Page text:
Unesco on Friday was to pick its new head after a cliffhanger election that came as the US and Israel announced plans to withdraw from the troubled UN cultural body.
The sprawling Paris-based agency was founded in 1945 when the United Nations was created to prevent another world war.
The organisation has seen its share of controversy over the past seven decades.
Here are four facts about the United Nations Educational, Scientific and Cultural Organization (Unesco):
Unesco, which currently has 195 members, says it aims to build peace through education, science, culture and communication.
It is best known for its prestigious World Heritage List of outstanding cultural and natural sites.
Unesco also promotes the right to education for all, sustainable development and efforts to tackle social and ethical issues — particularly in Africa.
The constantly evolving World Heritage List currently runs to 1,073 cultural and natural sites considered to be of universal value.
Among the most well-known are the Grand Canyon, the Great Wall of China, the Old City of Jerusalem, Ha Long Bay in Vietnam and Victoria Falls in Zimbabwe.
Unesco also currently has 54 sites on its list of World Heritage in Danger, including national parks in the Democratic Republic of Congo, which are under threat from war, and the fabled Malian desert town of Timbuktu.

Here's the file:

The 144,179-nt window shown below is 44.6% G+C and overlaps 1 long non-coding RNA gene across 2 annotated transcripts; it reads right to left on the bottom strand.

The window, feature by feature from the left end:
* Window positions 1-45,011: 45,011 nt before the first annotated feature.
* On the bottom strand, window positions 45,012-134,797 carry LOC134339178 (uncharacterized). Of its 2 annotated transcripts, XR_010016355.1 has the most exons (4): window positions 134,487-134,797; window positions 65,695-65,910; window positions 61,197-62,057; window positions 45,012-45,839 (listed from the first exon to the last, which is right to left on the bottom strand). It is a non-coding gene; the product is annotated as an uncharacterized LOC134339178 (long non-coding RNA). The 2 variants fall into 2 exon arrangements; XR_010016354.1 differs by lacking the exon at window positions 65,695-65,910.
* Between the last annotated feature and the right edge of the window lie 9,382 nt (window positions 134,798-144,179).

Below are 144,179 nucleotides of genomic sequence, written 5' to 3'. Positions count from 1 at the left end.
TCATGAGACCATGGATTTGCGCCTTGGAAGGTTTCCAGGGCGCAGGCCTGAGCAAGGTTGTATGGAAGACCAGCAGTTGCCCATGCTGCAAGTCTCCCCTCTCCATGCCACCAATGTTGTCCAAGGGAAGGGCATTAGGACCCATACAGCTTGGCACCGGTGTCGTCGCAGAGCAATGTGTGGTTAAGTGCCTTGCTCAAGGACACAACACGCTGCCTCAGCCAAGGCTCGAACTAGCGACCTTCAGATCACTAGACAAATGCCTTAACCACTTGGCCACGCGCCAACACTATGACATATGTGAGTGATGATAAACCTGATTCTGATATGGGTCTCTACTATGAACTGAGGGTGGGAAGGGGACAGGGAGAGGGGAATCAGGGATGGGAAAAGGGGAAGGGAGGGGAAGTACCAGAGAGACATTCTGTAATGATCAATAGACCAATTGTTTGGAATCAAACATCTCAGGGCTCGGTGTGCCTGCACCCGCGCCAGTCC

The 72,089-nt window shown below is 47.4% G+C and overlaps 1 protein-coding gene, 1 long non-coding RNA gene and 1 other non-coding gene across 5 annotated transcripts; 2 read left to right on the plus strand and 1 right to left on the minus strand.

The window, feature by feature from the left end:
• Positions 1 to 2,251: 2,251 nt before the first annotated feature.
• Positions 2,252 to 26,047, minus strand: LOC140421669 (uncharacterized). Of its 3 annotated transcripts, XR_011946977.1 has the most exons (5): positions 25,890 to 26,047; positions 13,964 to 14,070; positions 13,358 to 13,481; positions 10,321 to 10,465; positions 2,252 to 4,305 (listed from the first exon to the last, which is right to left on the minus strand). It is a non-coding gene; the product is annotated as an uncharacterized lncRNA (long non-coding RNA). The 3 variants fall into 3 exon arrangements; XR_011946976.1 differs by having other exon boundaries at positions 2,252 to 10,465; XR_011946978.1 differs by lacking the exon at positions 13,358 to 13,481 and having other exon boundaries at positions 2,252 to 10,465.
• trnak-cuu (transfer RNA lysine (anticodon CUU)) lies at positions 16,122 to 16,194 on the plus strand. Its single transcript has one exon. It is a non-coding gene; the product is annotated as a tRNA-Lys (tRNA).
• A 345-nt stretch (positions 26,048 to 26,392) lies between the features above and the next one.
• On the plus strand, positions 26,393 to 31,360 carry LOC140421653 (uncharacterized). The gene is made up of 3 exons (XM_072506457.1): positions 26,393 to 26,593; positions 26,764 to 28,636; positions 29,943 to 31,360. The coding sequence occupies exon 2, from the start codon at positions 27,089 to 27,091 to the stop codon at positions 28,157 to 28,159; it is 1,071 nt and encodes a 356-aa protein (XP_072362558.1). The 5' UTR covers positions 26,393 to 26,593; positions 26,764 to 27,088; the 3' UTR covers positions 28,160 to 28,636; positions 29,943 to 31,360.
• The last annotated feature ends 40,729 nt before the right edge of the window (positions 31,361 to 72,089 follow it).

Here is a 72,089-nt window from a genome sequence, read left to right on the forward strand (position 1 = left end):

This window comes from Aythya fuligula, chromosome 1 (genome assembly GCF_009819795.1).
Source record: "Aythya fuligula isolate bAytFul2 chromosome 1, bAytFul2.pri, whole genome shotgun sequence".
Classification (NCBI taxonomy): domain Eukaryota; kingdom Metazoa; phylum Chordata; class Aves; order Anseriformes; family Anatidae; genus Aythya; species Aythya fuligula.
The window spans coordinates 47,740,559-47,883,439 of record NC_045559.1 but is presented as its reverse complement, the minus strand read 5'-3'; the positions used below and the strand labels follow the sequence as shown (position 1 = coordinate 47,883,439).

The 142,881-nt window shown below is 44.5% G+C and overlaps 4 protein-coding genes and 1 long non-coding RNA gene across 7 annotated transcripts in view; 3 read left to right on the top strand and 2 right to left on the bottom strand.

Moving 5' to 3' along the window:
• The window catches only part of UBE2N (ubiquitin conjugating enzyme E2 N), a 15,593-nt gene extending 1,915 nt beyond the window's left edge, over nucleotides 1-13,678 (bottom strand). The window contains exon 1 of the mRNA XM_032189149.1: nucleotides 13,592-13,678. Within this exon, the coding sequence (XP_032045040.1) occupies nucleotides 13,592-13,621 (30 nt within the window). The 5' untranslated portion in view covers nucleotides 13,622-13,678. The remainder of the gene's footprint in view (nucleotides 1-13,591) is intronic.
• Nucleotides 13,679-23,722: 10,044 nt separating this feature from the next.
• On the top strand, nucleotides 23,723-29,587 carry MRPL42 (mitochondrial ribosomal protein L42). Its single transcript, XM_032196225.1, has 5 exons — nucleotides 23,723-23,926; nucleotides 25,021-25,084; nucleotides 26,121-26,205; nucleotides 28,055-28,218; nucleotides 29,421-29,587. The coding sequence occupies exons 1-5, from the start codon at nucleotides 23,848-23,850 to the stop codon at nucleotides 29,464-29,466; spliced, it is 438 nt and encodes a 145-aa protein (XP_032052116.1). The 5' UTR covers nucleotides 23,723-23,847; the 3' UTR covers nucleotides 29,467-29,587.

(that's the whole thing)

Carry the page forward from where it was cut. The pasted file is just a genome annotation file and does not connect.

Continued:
In 2011 US president Barack Obama suspended funding for Unesco — about 22 per cent of its annual budget — for accepting Palestine as a member.
The Jewish state and its ally oppose any move by UN bodies to recognise the Palestinian territories as a state, saying the matter can be resolved only in a negotiated Middle East peace deal.
In the years since, Unesco has been the scene of several flare-ups over Arab-sponsored resolutions critical of Israel.
In May, Israel was infuriated by a resolution identifying it as “the occupying power” in the disputed city of Jerusalem.
In July, the UN body declared the Old City of Hebron in the occupied West Bank an endangered World Heritage site, further angering Israel while delighting Palestinians.
Former president Ronald Reagan first withdrew the US from Unesco in 1984, accusing it of anti-Americanism and corruption. Washington reclaimed its seat in 2002, under George W. Bush.
Apartheid South Africa also spurned Unesco. The country returned in 1994, only after Nelson Mandela became leader.
Massive monument rescue
Unesco spearheaded a 1960s campaign to save the 3,000-year-old temples of ancient Nubia, which were threatened by the construction of the Aswan Dam.
A multinational team of archaeologists, engineers and heavy equipment operators dismantled the Abu Simbel temples block by block and reassembled them out of harm’s way at a cost of $300 million dollars in 2017 (Sh30.96 billion).
The mammoth project drew international attention to the value of safeguarding cultural heritage.
A year after it was listed as a world heritage site by a United Nations agency, Lake Bogoria continues to be a scene to behold by both local and international visitors.